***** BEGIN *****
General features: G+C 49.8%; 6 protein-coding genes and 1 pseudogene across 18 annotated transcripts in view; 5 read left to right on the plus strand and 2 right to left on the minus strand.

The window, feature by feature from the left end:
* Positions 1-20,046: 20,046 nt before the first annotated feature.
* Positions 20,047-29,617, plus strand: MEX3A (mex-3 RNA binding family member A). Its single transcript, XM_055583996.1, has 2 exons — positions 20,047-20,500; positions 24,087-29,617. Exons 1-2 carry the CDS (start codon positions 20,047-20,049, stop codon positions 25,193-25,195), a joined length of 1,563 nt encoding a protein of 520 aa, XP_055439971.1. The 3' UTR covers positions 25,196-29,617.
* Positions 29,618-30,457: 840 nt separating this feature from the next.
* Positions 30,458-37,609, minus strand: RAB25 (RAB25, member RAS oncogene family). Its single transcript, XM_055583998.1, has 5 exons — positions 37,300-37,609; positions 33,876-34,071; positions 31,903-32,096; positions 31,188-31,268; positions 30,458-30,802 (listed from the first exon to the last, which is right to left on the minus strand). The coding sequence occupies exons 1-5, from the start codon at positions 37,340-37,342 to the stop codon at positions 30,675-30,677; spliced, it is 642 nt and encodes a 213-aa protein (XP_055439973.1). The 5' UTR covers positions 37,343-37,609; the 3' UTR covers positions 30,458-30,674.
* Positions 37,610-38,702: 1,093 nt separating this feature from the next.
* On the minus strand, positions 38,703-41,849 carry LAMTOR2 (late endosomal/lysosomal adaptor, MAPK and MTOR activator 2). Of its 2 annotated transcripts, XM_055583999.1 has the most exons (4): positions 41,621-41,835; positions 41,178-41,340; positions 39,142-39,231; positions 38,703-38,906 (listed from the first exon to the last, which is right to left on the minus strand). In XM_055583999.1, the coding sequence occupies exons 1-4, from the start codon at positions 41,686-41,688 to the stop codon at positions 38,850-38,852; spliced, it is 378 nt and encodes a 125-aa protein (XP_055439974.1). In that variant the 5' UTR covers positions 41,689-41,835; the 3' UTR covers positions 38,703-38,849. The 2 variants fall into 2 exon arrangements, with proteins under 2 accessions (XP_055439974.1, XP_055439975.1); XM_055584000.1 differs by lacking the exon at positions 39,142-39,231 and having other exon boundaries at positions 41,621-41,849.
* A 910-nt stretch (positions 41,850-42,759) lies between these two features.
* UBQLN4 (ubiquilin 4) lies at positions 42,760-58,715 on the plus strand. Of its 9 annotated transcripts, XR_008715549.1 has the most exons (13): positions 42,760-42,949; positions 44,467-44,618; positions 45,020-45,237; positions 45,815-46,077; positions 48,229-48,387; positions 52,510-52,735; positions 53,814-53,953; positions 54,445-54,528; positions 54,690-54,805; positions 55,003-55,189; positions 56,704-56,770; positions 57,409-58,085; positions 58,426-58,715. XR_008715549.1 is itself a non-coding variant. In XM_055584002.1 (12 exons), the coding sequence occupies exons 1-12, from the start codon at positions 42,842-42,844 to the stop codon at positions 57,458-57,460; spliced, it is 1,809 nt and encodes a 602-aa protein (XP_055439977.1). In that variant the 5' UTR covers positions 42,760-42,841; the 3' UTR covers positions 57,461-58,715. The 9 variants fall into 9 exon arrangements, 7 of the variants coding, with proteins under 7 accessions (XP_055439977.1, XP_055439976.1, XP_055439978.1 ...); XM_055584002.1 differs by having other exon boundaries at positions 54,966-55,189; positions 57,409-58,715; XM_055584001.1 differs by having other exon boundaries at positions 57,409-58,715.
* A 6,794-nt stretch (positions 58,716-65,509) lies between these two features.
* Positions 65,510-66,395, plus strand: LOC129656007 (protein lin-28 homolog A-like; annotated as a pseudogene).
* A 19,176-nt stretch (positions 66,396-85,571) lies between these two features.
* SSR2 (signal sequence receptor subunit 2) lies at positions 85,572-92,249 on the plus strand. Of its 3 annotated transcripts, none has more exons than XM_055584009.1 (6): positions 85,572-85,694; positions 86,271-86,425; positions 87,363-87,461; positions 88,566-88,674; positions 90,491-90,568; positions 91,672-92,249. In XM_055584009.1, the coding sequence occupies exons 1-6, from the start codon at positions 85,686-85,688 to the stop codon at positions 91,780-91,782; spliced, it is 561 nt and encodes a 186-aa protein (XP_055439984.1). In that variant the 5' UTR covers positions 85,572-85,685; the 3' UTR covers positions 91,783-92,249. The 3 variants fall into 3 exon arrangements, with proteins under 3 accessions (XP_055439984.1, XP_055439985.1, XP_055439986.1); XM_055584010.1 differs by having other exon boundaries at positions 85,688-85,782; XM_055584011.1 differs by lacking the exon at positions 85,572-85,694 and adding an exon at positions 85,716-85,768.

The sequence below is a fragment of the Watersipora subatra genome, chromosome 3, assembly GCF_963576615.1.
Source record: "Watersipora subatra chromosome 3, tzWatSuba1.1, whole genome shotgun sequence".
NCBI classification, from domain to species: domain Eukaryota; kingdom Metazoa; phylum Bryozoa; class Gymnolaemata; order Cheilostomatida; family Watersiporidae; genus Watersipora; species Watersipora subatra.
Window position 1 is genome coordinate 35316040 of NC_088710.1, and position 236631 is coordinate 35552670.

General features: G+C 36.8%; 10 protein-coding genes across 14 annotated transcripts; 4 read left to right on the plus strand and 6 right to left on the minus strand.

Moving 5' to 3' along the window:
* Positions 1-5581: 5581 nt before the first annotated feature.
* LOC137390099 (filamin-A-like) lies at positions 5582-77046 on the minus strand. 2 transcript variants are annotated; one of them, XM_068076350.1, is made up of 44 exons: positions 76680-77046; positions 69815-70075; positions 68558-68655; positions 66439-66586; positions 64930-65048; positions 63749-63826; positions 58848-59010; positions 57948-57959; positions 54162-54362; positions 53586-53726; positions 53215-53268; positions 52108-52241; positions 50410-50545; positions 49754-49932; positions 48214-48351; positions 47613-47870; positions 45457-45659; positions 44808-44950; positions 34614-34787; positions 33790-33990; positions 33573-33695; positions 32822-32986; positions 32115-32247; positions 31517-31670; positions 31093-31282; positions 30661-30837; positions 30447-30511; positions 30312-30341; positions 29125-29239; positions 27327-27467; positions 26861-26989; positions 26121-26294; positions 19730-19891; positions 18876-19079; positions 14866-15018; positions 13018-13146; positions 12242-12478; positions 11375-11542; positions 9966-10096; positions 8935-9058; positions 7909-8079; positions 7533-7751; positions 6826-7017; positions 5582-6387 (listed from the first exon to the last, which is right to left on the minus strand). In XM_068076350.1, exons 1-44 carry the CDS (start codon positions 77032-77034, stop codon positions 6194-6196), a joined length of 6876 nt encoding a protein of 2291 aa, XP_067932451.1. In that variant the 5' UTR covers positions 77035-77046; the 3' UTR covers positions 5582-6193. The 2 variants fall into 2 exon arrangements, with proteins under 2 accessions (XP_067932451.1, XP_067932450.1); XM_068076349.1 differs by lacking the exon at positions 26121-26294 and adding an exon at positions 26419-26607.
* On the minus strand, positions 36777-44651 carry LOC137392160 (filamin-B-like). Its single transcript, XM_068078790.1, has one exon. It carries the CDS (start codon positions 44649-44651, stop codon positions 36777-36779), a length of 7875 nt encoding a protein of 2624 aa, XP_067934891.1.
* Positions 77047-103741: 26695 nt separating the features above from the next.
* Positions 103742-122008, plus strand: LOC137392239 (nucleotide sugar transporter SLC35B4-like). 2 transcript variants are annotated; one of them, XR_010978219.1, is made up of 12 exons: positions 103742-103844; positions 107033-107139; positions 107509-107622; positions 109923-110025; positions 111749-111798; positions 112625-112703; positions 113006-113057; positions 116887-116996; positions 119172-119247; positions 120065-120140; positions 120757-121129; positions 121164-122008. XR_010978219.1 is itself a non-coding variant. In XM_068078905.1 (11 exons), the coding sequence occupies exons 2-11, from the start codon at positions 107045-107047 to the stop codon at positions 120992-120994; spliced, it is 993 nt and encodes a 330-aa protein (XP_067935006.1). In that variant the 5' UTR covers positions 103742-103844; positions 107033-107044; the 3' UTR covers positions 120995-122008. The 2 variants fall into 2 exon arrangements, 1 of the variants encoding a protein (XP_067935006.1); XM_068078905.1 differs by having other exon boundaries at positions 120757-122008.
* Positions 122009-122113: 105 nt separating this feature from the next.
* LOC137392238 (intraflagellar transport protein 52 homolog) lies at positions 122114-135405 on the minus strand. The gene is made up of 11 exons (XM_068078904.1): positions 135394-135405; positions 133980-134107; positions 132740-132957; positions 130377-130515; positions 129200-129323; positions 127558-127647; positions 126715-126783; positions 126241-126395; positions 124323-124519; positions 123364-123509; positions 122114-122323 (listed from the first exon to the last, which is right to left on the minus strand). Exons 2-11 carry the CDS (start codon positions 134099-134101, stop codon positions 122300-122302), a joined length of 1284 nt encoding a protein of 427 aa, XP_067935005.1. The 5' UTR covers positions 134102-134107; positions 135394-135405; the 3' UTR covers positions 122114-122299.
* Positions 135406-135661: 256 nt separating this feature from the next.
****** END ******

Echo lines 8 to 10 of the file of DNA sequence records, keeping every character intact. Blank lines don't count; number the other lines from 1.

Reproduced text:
* On the minus strand, positions 38,703-41,849 carry LAMTOR2 (late endosomal/lysosomal adaptor, MAPK and MTOR activator 2). Of its 2 annotated transcripts, XM_055583999.1 has the most exons (4): positions 41,621-41,835; positions 41,178-41,340; positions 39,142-39,231; positions 38,703-38,906 (listed from the first exon to the last, which is right to left on the minus strand). In XM_055583999.1, the coding sequence occupies exons 1-4, from the start codon at positions 41,686-41,688 to the stop codon at positions 38,850-38,852; spliced, it is 378 nt and encodes a 125-aa protein (XP_055439974.1). In that variant the 5' UTR covers positions 41,689-41,835; the 3' UTR covers positions 38,703-38,849. The 2 variants fall into 2 exon arrangements, with proteins under 2 accessions (XP_055439974.1, XP_055439975.1); XM_055584000.1 differs by lacking the exon at positions 39,142-39,231 and having other exon boundaries at positions 41,621-41,849.
* A 910-nt stretch (positions 41,850-42,759) lies between these two features.
* UBQLN4 (ubiquilin 4) lies at positions 42,760-58,715 on the plus strand. Of its 9 annotated transcripts, XR_008715549.1 has the most exons (13): positions 42,760-42,949; positions 44,467-44,618; positions 45,020-45,237; positions 45,815-46,077; positions 48,229-48,387; positions 52,510-52,735; positions 53,814-53,953; positions 54,445-54,528; positions 54,690-54,805; positions 55,003-55,189; positions 56,704-56,770; positions 57,409-58,085; positions 58,426-58,715. XR_008715549.1 is itself a non-coding variant. In XM_055584002.1 (12 exons), the coding sequence occupies exons 1-12, from the start codon at positions 42,842-42,844 to the stop codon at positions 57,458-57,460; spliced, it is 1,809 nt and encodes a 602-aa protein (XP_055439977.1). In that variant the 5' UTR covers positions 42,760-42,841; the 3' UTR covers positions 57,461-58,715. The 9 variants fall into 9 exon arrangements, 7 of the variants coding, with proteins under 7 accessions (XP_055439977.1, XP_055439976.1, XP_055439978.1 ...); XM_055584002.1 differs by having other exon boundaries at positions 54,966-55,189; positions 57,409-58,715; XM_055584001.1 differs by having other exon boundaries at positions 57,409-58,715.